Could someone just put relays in the same orbit as Ike? They wouldn't be precisely Duna-stationary but at least Ike wouldn't mess with them.

Once in a 1.0.5 career I got a contract to do something similar; set up a sat above a specific point on Duna. Never got that far, but the specific point wasn't near Ike's point in the Duna sky.

I am curious about this too, but I was not about to try in career mode.  Though considering that Ike is tidally-locked with Duna, you could get one of the three points of the relay to be a surface base on the Duna-facing side of Ike, then put two satellites in the same orbit for the other two points.  

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4 hours ago, Fearless Son said:

I am curious about this too, but I was not about to try in career mode.

Ahh the joys of sandbox and cheats.

I cheated a launcher that I used to set up a trio of sats around Kerbin, around Duna following Ike's orbit, and it seems to work. Though I reviewed Ike's AP and PE to make sure I got the orbits right, and found that the KSP Wiki needs updating.

Ike's AP and PE, as of 1.2.2, are 2976.000 km and 2784.000 km respectively. I took video of this to make sure and maybe I'll cut and post it later.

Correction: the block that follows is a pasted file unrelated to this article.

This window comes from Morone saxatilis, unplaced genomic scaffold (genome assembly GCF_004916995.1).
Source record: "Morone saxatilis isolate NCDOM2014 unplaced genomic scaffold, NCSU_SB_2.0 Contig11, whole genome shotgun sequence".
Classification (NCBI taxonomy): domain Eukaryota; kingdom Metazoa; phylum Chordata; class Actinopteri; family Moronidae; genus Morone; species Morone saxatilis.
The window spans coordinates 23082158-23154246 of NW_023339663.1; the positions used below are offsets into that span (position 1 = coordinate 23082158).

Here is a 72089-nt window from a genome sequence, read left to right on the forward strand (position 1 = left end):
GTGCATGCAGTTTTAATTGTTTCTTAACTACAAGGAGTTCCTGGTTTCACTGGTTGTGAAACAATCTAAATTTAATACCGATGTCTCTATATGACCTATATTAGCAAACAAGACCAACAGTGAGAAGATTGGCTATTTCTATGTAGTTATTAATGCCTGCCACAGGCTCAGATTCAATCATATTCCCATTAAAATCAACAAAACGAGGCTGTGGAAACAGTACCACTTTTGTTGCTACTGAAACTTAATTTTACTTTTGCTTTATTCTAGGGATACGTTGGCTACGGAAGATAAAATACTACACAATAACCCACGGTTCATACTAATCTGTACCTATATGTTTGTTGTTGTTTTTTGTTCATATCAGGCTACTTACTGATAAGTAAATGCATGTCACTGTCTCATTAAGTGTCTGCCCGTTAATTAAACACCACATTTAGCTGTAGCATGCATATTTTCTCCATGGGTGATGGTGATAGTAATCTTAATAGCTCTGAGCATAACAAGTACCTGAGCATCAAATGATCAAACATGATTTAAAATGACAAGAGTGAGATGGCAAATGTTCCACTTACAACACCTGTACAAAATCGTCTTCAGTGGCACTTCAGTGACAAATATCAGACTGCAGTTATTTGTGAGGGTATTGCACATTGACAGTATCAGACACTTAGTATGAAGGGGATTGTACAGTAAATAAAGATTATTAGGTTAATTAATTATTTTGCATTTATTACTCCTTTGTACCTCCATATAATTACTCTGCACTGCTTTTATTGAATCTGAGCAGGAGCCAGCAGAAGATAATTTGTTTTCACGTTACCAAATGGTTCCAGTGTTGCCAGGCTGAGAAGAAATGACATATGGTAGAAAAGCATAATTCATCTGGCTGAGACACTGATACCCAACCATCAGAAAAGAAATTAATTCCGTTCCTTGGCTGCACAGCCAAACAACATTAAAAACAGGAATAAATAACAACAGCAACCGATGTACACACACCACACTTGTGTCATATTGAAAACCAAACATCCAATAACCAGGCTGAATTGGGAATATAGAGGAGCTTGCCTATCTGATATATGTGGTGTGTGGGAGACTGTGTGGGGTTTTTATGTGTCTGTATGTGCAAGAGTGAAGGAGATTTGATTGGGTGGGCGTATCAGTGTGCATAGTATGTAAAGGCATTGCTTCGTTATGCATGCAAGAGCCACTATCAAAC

With that info, I put my cheated craft into low Duna orbit and into Ike's orbit plane, and placed it directly across Duna from Ike. After matching orbits as closely as I could with the launcher's Rhino engine, I deployed the first sat at Duna AP and made adjustments with their smaller engines. After following the launcher around to Duna AP again, I deployed the second sat and reduced its orbital period from 3.0 days (uncanny, huh?) to 2.0 days, which put it between Ike and the launcher, then reset the orbit at AP. I repeated these steps with the third sat, then crashed the launcher into Ike to appease it and hopefully discourage it from eating my sats.

I did further adjustments using Ike as my target and fixing up the AN and DN nodes.

DunaSynchOrbit.png

This was the end result. I ran time ahead a few months to make sure Ike didn't mess with them, and it seemed OK.

So as long as I matched Ike's orbit but changed the spacing, I could put relays in Duna-synchronous, if not Duna-stationary, orbits.